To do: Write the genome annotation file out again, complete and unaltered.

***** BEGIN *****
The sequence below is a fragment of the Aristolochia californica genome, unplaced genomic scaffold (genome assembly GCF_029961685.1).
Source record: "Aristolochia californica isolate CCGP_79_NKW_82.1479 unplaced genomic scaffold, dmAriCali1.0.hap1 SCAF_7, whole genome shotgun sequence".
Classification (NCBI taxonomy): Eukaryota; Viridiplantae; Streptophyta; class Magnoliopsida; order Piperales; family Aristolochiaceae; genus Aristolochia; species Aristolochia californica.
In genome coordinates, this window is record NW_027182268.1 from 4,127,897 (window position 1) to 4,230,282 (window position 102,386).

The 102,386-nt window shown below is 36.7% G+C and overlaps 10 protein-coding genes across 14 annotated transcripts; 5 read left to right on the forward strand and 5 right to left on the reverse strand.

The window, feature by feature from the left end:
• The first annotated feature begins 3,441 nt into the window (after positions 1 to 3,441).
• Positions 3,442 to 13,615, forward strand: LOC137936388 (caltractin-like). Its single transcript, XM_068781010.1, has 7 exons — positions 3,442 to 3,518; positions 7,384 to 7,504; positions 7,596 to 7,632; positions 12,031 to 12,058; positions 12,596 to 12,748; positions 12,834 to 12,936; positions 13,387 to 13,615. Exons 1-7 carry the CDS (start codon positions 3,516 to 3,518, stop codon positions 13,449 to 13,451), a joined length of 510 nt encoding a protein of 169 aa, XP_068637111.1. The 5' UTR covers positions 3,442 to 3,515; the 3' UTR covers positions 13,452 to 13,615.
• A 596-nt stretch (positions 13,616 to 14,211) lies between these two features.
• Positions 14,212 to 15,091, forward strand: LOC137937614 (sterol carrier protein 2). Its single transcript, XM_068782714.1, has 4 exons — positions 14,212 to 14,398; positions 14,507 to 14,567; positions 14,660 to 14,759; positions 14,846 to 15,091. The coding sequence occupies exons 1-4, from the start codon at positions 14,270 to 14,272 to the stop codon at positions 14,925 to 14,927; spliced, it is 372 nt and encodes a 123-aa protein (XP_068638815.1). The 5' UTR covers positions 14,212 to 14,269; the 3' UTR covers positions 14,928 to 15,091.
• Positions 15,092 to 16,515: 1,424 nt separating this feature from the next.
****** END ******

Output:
The sequence below is a fragment of the Aristolochia californica genome, unplaced genomic scaffold (genome assembly GCF_029961685.1).
Source record: "Aristolochia californica isolate CCGP_79_NKW_82.1479 unplaced genomic scaffold, dmAriCali1.0.hap1 SCAF_7, whole genome shotgun sequence".
Classification (NCBI taxonomy): Eukaryota; Viridiplantae; Streptophyta; class Magnoliopsida; order Piperales; family Aristolochiaceae; genus Aristolochia; species Aristolochia californica.
In genome coordinates, this window is record NW_027182268.1 from 4,127,897 (window position 1) to 4,230,282 (window position 102,386).

The 102,386-nt window shown below is 36.7% G+C and overlaps 10 protein-coding genes across 14 annotated transcripts; 5 read left to right on the forward strand and 5 right to left on the reverse strand.

The window, feature by feature from the left end:
• The first annotated feature begins 3,441 nt into the window (after positions 1 to 3,441).
• Positions 3,442 to 13,615, forward strand: LOC137936388 (caltractin-like). Its single transcript, XM_068781010.1, has 7 exons — positions 3,442 to 3,518; positions 7,384 to 7,504; positions 7,596 to 7,632; positions 12,031 to 12,058; positions 12,596 to 12,748; positions 12,834 to 12,936; positions 13,387 to 13,615. Exons 1-7 carry the CDS (start codon positions 3,516 to 3,518, stop codon positions 13,449 to 13,451), a joined length of 510 nt encoding a protein of 169 aa, XP_068637111.1. The 5' UTR covers positions 3,442 to 3,515; the 3' UTR covers positions 13,452 to 13,615.
• A 596-nt stretch (positions 13,616 to 14,211) lies between these two features.
• Positions 14,212 to 15,091, forward strand: LOC137937614 (sterol carrier protein 2). Its single transcript, XM_068782714.1, has 4 exons — positions 14,212 to 14,398; positions 14,507 to 14,567; positions 14,660 to 14,759; positions 14,846 to 15,091. The coding sequence occupies exons 1-4, from the start codon at positions 14,270 to 14,272 to the stop codon at positions 14,925 to 14,927; spliced, it is 372 nt and encodes a 123-aa protein (XP_068638815.1). The 5' UTR covers positions 14,212 to 14,269; the 3' UTR covers positions 14,928 to 15,091.
• Positions 15,092 to 16,515: 1,424 nt separating this feature from the next.